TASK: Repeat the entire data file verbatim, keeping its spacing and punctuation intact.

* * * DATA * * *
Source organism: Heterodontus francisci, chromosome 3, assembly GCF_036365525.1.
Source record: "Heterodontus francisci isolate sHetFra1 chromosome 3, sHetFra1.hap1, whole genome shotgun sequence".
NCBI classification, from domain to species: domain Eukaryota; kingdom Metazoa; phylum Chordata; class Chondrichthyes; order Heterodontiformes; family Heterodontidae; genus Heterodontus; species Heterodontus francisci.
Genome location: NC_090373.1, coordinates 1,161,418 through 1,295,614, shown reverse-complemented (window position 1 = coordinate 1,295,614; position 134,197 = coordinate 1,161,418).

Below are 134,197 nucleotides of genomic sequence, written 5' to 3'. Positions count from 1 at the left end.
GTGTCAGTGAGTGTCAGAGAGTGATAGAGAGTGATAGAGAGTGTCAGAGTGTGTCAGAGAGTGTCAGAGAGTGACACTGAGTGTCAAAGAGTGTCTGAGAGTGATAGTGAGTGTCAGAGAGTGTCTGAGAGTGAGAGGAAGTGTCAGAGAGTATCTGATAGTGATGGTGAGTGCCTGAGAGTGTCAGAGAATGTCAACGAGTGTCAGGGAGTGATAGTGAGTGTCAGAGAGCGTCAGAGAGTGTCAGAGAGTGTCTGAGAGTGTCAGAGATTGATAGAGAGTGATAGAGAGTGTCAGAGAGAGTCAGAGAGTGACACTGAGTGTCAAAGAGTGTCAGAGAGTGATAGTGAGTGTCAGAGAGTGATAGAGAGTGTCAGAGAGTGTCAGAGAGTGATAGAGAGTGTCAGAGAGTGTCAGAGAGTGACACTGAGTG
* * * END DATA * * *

Source organism: Heterodontus francisci, chromosome 3, assembly GCF_036365525.1.
Source record: "Heterodontus francisci isolate sHetFra1 chromosome 3, sHetFra1.hap1, whole genome shotgun sequence".
NCBI classification, from domain to species: domain Eukaryota; kingdom Metazoa; phylum Chordata; class Chondrichthyes; order Heterodontiformes; family Heterodontidae; genus Heterodontus; species Heterodontus francisci.
Genome location: NC_090373.1, coordinates 1,161,418 through 1,295,614, shown reverse-complemented (window position 1 = coordinate 1,295,614; position 134,197 = coordinate 1,161,418).

Below are 134,197 nucleotides of genomic sequence, written 5' to 3'. Positions count from 1 at the left end.
GTGTCAGTGAGTGTCAGAGAGTGATAGAGAGTGATAGAGAGTGTCAGAGTGTGTCAGAGAGTGTCAGAGAGTGACACTGAGTGTCAAAGAGTGTCTGAGAGTGATAGTGAGTGTCAGAGAGTGTCTGAGAGTGAGAGGAAGTGTCAGAGAGTATCTGATAGTGATGGTGAGTGCCTGAGAGTGTCAGAGAATGTCAACGAGTGTCAGGGAGTGATAGTGAGTGTCAGAGAGCGTCAGAGAGTGTCAGAGAGTGTCTGAGAGTGTCAGAGATTGATAGAGAGTGATAGAGAGTGTCAGAGAGAGTCAGAGAGTGACACTGAGTGTCAAAGAGTGTCAGAGAGTGATAGTGAGTGTCAGAGAGTGATAGAGAGTGTCAGAGAGTGTCAGAGAGTGATAGAGAGTGTCAGAGAGTGTCAGAGAGTGACACTGAGTG